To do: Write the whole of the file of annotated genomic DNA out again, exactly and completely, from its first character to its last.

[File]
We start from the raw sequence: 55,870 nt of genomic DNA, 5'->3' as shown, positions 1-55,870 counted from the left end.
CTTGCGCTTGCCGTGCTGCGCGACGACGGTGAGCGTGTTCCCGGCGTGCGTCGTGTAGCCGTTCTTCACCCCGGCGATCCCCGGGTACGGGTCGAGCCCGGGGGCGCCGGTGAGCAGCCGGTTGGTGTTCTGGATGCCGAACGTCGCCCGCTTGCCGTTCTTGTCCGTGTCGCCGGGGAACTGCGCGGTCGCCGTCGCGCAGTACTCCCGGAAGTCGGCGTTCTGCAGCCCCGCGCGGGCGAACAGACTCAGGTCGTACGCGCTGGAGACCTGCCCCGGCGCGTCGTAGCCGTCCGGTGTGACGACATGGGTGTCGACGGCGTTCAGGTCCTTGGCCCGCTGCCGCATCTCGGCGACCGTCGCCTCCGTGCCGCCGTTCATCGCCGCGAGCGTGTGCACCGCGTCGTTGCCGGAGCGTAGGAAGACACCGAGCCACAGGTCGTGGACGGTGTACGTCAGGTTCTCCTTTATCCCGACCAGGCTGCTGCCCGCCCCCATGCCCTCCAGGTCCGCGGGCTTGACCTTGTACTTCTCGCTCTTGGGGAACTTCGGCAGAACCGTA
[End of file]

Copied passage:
We start from the raw sequence: 55,870 nt of genomic DNA, 5'->3' as shown, positions 1-55,870 counted from the left end.
CTTGCGCTTGCCGTGCTGCGCGACGACGGTGAGCGTGTTCCCGGCGTGCGTCGTGTAGCCGTTCTTCACCCCGGCGATCCCCGGGTACGGGTCGAGCCCGGGGGCGCCGGTGAGCAGCCGGTTGGTGTTCTGGATGCCGAACGTCGCCCGCTTGCCGTTCTTGTCCGTGTCGCCGGGGAACTGCGCGGTCGCCGTCGCGCAGTACTCCCGGAAGTCGGCGTTCTGCAGCCCCGCGCGGGCGAACAGACTCAGGTCGTACGCGCTGGAGACCTGCCCCGGCGCGTCGTAGCCGTCCGGTGTGACGACATGGGTGTCGACGGCGTTCAGGTCCTTGGCCCGCTGCCGCATCTCGGCGACCGTCGCCTCCGTGCCGCCGTTCATCGCCGCGAGCGTGTGCACCGCGTCGTTGCCGGAGCGTAGGAAGACACCGAGCCACAGGTCGTGGACGGTGTACGTCAGGTTCTCCTTTATCCCGACCAGGCTGCTGCCCGCCCCCATGCCCTCCAGGTCCGCGGGCTTGACCTTGTACTTCTCGCTCTTGGGGAACTTCGGCAGAACCGTA